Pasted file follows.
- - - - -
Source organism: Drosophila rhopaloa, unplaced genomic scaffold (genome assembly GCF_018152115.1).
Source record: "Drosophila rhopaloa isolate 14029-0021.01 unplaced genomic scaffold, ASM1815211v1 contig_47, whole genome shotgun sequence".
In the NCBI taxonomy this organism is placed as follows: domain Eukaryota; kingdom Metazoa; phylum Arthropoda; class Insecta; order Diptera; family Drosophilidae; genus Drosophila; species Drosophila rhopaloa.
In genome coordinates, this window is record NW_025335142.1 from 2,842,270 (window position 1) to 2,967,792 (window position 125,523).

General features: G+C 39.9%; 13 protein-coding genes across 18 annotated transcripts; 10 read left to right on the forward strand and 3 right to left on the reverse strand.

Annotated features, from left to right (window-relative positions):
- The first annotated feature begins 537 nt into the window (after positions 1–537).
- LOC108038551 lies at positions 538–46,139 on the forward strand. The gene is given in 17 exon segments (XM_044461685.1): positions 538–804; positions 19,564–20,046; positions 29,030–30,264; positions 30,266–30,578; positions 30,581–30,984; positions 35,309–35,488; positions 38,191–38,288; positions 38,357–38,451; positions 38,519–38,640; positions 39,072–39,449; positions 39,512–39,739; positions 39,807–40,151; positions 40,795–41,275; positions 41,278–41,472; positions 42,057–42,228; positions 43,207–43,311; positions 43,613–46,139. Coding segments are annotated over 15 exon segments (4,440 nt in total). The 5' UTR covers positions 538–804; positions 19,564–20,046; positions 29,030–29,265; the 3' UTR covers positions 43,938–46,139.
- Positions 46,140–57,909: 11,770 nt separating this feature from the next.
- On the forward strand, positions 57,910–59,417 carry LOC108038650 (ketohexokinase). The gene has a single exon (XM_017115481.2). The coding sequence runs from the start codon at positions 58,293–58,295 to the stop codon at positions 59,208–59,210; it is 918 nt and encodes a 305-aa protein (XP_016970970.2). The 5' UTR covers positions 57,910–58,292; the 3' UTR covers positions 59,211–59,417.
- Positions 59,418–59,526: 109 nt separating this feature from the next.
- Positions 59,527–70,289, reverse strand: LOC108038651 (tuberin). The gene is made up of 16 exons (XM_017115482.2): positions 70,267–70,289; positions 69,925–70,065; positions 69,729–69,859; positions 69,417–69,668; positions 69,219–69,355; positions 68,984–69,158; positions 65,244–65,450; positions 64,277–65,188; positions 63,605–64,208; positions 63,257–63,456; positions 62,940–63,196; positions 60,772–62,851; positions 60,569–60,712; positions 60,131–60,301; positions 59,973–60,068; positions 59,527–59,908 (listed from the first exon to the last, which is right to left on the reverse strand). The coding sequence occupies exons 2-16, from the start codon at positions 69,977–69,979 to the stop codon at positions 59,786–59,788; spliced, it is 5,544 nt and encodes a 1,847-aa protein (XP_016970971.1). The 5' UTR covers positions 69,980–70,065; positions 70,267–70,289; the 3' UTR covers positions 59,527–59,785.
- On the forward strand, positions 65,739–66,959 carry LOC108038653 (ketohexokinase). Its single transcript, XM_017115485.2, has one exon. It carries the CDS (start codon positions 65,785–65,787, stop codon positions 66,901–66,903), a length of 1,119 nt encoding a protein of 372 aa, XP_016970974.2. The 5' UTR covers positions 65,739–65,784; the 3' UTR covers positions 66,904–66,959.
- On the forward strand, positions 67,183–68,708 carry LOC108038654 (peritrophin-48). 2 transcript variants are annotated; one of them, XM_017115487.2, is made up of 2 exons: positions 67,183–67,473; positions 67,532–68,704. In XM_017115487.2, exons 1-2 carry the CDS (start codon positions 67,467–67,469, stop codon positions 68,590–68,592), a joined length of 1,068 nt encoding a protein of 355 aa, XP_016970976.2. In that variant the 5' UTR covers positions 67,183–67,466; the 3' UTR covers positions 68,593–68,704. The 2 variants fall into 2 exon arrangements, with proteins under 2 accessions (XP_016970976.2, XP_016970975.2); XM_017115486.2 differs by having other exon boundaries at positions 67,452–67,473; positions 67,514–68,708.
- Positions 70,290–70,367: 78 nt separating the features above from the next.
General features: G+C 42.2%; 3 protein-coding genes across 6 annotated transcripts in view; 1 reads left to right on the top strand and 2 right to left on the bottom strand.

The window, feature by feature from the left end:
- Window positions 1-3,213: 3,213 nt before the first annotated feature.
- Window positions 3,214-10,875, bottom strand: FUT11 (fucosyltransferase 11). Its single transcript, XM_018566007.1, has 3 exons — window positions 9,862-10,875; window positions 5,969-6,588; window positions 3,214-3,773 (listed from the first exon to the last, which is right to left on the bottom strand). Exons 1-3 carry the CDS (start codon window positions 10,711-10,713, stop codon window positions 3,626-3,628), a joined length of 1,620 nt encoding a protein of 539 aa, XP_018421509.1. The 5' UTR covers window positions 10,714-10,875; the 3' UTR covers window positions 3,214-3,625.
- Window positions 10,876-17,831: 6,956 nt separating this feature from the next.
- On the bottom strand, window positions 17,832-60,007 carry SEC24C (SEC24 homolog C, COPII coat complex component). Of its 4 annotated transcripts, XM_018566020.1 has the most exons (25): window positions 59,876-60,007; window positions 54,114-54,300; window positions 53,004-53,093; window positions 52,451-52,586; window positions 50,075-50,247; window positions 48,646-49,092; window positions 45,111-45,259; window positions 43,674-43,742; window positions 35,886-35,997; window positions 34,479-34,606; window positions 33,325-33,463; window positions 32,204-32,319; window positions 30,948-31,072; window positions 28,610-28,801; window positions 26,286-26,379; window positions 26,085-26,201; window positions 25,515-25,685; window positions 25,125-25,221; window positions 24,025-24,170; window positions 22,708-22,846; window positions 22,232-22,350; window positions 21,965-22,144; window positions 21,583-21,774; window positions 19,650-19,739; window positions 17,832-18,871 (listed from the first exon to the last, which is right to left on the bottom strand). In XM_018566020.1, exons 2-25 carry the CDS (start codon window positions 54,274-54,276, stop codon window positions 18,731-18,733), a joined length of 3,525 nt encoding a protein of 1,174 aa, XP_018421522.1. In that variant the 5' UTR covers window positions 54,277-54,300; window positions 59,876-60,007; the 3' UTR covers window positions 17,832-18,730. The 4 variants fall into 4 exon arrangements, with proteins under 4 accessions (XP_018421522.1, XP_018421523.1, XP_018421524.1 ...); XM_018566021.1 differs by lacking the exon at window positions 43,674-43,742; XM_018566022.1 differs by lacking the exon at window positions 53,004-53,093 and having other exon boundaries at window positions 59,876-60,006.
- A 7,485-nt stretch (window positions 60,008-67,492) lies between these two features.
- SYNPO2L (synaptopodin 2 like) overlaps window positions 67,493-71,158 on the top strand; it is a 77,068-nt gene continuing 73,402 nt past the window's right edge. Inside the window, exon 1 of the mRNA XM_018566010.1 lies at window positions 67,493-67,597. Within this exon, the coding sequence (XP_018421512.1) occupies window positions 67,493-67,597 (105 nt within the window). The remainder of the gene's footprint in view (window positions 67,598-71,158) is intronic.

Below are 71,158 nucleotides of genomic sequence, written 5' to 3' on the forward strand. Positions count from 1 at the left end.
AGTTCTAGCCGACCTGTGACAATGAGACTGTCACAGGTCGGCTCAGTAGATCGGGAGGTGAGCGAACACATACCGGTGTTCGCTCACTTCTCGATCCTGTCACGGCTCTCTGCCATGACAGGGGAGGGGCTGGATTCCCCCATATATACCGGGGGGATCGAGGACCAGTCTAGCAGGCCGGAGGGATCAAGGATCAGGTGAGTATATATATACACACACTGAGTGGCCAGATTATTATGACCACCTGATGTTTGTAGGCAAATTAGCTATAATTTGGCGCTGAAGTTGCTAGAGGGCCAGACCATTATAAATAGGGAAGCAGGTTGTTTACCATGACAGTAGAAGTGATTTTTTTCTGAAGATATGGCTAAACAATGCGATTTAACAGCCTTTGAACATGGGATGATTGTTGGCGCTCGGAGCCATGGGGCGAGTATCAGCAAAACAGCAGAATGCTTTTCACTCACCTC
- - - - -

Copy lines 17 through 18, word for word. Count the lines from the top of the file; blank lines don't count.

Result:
The window, feature by feature from the left end:
- Window positions 1-3,213: 3,213 nt before the first annotated feature.